Washington Health Policy Week in Review

Washington Health Policy Week in Review is a weekly newsletter that offers selected stories from the daily newsletter CQ HealthBeat.

Bill Introduced to Block New SCHIP Limits

Two Democratic and two Republican senators have introduced legislation to nullify new restrictions imposed by federal officials August 17 on the ability of states to enroll children in the State Children's Health Insurance Program (SCHIP). The rules would essentially prevent state SCHIP programs from enrolling uninsured children from families with household incomes above 250 percent of the federal poverty level, the senators said in a joint statement.

Democrats May Be Close to a Deal on SCHIP

Congressional Democrats were nearing a tentative deal on children's health insurance that might allow them to send legislation to President Bush before the end of the month. Lawmakers left town Sept. 12 in a stalemate over a renewal and expansion of the State Children's Health Insurance Program. But in an apparent breakthrough, House Democratic leaders made major concessions that could lead to a deal on the bill, according to an executive for a leading children's advocacy group.

Payoff from 'What Works' Provision May Be Ten Years After

Research on "what works" in medicine is one of the few bright spots in the otherwise bleak array of choices for controlling health costs, according to Congressional Budget Office Director Peter R. Orszag. But legislative provisions in the children's health insurance bill that would promote that research would actually cost the federal government more money than it saved in the decade after its enactment, according to a CBO scoring document.

Study: Blacks More Likely than Whites to Live in Poor-Quality Nursing Homes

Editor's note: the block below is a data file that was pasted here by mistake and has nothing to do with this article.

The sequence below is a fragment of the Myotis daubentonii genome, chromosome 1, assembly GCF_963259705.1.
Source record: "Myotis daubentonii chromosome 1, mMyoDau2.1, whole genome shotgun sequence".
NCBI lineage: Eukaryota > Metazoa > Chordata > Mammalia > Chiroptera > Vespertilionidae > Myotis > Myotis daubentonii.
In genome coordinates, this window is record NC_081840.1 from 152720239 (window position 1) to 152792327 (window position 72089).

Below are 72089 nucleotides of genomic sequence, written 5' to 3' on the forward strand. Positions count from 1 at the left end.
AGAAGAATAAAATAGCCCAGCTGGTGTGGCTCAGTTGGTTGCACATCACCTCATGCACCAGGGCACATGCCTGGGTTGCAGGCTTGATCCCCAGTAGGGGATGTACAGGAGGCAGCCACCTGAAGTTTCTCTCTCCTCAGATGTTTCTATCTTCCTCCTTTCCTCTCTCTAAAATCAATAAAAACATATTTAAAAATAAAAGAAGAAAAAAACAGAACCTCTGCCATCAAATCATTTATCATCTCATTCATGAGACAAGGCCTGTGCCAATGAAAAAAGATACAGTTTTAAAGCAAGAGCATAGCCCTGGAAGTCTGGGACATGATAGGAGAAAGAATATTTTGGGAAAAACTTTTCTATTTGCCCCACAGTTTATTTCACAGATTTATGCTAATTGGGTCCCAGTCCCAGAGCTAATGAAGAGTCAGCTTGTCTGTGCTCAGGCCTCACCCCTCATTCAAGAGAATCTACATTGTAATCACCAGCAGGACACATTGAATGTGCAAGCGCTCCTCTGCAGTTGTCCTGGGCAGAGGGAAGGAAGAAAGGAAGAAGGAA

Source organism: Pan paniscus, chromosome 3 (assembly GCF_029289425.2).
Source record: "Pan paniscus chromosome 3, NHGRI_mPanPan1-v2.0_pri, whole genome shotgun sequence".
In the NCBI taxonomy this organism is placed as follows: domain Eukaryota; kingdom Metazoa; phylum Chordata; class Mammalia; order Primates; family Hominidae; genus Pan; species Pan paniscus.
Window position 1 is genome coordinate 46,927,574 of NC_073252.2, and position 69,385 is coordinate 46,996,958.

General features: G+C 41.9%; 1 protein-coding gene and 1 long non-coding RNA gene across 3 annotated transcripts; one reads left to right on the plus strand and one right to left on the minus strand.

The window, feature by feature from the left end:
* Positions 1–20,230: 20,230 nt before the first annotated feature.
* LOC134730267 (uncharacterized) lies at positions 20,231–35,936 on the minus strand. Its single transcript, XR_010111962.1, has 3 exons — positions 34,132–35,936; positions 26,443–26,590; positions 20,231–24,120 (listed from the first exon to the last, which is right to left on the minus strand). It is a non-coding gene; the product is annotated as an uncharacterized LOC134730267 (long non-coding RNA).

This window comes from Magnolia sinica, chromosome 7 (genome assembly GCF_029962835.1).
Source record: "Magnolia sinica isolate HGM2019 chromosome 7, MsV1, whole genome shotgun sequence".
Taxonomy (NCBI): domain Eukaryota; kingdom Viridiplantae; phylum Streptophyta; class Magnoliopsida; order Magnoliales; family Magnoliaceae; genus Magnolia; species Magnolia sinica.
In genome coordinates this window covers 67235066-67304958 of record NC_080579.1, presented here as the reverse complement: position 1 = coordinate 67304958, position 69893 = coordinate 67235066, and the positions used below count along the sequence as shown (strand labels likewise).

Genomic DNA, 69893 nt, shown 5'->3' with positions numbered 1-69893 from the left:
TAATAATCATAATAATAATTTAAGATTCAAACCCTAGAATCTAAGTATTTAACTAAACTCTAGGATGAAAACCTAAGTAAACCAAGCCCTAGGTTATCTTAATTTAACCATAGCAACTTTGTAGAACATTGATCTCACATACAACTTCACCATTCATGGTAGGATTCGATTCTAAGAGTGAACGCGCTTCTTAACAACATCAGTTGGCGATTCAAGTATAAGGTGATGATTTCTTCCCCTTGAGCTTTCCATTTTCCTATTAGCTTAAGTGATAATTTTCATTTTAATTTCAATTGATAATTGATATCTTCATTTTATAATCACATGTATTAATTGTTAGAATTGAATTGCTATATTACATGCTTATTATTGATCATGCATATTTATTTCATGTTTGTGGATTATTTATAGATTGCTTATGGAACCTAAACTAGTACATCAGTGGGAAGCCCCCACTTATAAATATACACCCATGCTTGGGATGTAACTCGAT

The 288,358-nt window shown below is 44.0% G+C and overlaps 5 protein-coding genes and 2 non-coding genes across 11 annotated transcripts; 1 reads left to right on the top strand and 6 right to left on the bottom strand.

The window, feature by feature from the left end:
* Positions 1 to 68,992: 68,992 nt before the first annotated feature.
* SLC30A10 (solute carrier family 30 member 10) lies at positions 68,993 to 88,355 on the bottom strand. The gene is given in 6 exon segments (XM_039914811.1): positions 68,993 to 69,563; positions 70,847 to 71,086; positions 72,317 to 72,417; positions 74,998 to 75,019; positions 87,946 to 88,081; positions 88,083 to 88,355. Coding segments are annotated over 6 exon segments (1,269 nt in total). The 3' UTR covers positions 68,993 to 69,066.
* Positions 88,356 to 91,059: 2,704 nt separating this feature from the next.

Blacks are more likely than whites to live in poor-quality nursing homes across the United States, according to a new report in the journal Health Affairs.

Survey Finds Health Insurance Premiums Rise 6.1 Percent in 2007

Health insurance premiums for employer-sponsored coverage rose an average of 6.1 percent this year, the smallest rate of increase since 1999 but still higher than increases in inflation or workers' wages, according to a survey released by the Kaiser Family Foundation and the Health Research and Educational Trust.

Will Business Really Lead the Charge for Health System Overhaul?

If the next decade brings intensive congressional debate on an overhaul of the U.S. health system, what role will business play? The buzz now is that, unlike in the early 1990s, U.S. businesses at a competitive disadvantage in the global economy because of rising health costs will lead the charge for change—not drag their heels the way they did during President Clinton's failed attempt to institute universal coverage. But in the end, will business yank its support despite the current buzz?